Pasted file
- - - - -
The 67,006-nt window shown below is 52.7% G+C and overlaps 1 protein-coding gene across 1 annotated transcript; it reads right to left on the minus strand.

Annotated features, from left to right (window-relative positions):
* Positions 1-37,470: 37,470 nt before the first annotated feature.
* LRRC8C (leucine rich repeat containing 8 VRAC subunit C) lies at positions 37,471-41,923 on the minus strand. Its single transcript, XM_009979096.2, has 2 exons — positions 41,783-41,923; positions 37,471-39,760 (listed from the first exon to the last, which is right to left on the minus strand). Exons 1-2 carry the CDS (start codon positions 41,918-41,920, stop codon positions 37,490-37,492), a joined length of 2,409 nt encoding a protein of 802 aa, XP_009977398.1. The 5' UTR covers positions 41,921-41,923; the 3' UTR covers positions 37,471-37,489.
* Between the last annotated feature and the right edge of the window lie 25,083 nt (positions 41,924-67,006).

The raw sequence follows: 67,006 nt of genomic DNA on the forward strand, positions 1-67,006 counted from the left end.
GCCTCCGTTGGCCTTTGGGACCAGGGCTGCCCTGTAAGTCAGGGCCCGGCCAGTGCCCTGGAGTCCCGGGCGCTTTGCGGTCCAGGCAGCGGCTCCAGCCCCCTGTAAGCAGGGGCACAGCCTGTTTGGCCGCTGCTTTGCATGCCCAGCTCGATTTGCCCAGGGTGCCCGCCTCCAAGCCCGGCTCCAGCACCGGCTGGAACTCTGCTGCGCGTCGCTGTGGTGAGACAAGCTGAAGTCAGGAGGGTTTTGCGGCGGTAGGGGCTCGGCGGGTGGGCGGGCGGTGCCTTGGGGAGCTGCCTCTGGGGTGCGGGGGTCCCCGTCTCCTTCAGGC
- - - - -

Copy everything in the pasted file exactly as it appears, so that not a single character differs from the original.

The 67,006-nt window shown below is 52.7% G+C and overlaps 1 protein-coding gene across 1 annotated transcript; it reads right to left on the minus strand.

Annotated features, from left to right (window-relative positions):
* Positions 1-37,470: 37,470 nt before the first annotated feature.
* LRRC8C (leucine rich repeat containing 8 VRAC subunit C) lies at positions 37,471-41,923 on the minus strand. Its single transcript, XM_009979096.2, has 2 exons — positions 41,783-41,923; positions 37,471-39,760 (listed from the first exon to the last, which is right to left on the minus strand). Exons 1-2 carry the CDS (start codon positions 41,918-41,920, stop codon positions 37,490-37,492), a joined length of 2,409 nt encoding a protein of 802 aa, XP_009977398.1. The 5' UTR covers positions 41,921-41,923; the 3' UTR covers positions 37,471-37,489.
* Between the last annotated feature and the right edge of the window lie 25,083 nt (positions 41,924-67,006).

The raw sequence follows: 67,006 nt of genomic DNA on the forward strand, positions 1-67,006 counted from the left end.
GCCTCCGTTGGCCTTTGGGACCAGGGCTGCCCTGTAAGTCAGGGCCCGGCCAGTGCCCTGGAGTCCCGGGCGCTTTGCGGTCCAGGCAGCGGCTCCAGCCCCCTGTAAGCAGGGGCACAGCCTGTTTGGCCGCTGCTTTGCATGCCCAGCTCGATTTGCCCAGGGTGCCCGCCTCCAAGCCCGGCTCCAGCACCGGCTGGAACTCTGCTGCGCGTCGCTGTGGTGAGACAAGCTGAAGTCAGGAGGGTTTTGCGGCGGTAGGGGCTCGGCGGGTGGGCGGGCGGTGCCTTGGGGAGCTGCCTCTGGGGTGCGGGGGTCCCCGTCTCCTTCAGGC